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Nikorima hit a peak in 2020 but plans on going higher

Kodi Nikorima is coming off what he considers his most consistent NRL season, but the Warriors five-eighth says he's got plenty of improvement left in him.

In his first full campaign at the club, having moved from Brisbane after seven games in 2019, Nikorima was in strong form and played all but one of the 20 rounds as the team fell just short of the finals.

"I can definitely take a lot of confidence out of that, but I don't want to look back and say that was my best year," he told

"I want to continue to grow my game and my best years are definitely ahead of me if I can knuckle down and keep working hard and putting what I do out here [at training] into games."

New coach Nathan Brown has high expectations for Nikorima and anticipates that he'll challenge defences more often in 2021.

"He's worked hard on parts of his passing, and you find that when they get right the parts of the game that suits them, their running game becomes a bit of a habit," Brown said on Wednesday.

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"We think he's going to keep growing as a player. Not just because of his training, but because of his experience too.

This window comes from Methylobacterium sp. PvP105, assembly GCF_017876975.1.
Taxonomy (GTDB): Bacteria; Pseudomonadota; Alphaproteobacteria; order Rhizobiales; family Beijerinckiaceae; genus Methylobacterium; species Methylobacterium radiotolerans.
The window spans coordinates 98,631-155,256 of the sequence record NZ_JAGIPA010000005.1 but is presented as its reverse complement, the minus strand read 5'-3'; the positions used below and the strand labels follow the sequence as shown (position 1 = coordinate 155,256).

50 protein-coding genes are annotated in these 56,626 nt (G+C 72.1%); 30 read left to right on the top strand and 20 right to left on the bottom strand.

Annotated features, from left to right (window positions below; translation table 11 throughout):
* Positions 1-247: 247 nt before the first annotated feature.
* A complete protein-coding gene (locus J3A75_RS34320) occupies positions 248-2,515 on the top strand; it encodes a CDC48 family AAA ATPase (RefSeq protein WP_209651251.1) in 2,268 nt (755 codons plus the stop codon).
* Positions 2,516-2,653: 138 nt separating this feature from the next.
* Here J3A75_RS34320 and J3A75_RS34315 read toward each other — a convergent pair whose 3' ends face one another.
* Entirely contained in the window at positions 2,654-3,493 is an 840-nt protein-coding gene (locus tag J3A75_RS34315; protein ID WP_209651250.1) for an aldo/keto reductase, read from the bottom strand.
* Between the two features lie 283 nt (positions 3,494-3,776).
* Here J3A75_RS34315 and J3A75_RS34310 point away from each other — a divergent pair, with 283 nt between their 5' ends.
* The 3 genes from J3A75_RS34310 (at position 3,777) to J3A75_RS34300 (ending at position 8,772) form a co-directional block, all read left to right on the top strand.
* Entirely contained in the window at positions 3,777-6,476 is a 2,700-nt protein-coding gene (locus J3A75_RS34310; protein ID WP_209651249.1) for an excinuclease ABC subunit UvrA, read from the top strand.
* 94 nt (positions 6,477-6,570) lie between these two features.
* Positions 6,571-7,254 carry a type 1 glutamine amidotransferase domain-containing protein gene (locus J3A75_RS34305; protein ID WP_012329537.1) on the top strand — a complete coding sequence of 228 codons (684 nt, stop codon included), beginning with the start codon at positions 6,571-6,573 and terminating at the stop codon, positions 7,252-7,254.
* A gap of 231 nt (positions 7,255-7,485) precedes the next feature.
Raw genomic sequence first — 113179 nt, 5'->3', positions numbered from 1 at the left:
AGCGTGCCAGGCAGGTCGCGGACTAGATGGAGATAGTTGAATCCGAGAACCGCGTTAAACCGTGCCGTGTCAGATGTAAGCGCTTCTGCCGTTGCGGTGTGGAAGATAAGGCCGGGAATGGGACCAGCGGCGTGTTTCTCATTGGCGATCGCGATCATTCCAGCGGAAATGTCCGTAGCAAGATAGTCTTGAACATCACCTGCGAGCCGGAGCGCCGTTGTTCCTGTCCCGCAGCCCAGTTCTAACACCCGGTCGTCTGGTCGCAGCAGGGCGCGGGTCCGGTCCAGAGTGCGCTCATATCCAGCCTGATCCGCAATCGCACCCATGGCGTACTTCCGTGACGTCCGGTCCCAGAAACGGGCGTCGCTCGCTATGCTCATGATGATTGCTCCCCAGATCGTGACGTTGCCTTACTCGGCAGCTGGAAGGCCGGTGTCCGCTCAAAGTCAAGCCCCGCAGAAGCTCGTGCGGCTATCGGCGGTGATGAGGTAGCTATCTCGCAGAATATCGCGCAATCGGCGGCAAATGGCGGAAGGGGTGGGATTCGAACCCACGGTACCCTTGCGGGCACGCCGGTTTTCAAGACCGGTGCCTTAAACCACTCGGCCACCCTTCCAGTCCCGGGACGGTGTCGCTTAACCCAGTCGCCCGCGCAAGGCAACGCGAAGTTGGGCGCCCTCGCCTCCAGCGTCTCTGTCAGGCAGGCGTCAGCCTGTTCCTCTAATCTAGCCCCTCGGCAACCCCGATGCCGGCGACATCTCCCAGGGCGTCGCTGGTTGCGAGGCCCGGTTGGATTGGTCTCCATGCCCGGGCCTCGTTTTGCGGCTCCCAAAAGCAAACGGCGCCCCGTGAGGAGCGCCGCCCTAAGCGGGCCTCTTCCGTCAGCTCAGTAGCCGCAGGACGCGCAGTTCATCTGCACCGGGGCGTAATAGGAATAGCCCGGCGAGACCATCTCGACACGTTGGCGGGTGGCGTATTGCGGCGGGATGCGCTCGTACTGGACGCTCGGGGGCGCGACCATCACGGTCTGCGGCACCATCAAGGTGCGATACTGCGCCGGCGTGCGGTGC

"He's at a good age now of 26 and last year Mooks [Stephen Kearney] put him in at [five-eighth] and left him there, then Toddy [Payten] took over [as coach] and left him there.

"So he did get some consistency playing in the one spot, whereas at times during his career he's been moved a lot. He's played fullback, half, five-eighth, hooker and number 14 [as a bench utility].

"The combination of playing in the one spot last year and then having the chance to work and understand in his mind that he is going to be playing in the same position this year will help him."

Nikorima, who began his career under Wayne Bennett and also played under Anthony Seibold, has found merit in Brown's coaching style.

"I think he's spent more time changing the middle forwards and how we want them to play," Nikorima said.

"In terms of the spine, he knows the game so well and him being an ex-spine player has helped me and my game."

The Kiwis representative has enjoyed building his partnership with 21-year-old halfback Chanel Harris-Tavita.

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The pair, who combined well after Blake Green's mid-season departure to Newcastle last year, have been named for Saturday's round-one clash against the Titans at Central Coast Stadium.

"I think every year as a half, you've got to keep taking more responsibility and with Blake Green leaving, I had to step up. I've got to guide the team around as much as I can," Harris-Tavita said.

"Kodi's strength is his running game and my strength is guiding the team around, so if we're both doing our jobs then we're complementing each other and the team's going to benefit from it."

Brown believes the halves, as well as fullback Roger Tuivasa-Sheck and hooker Wayde Egan, can take advantage of a quicker game following the NRL's latest round of rule changes.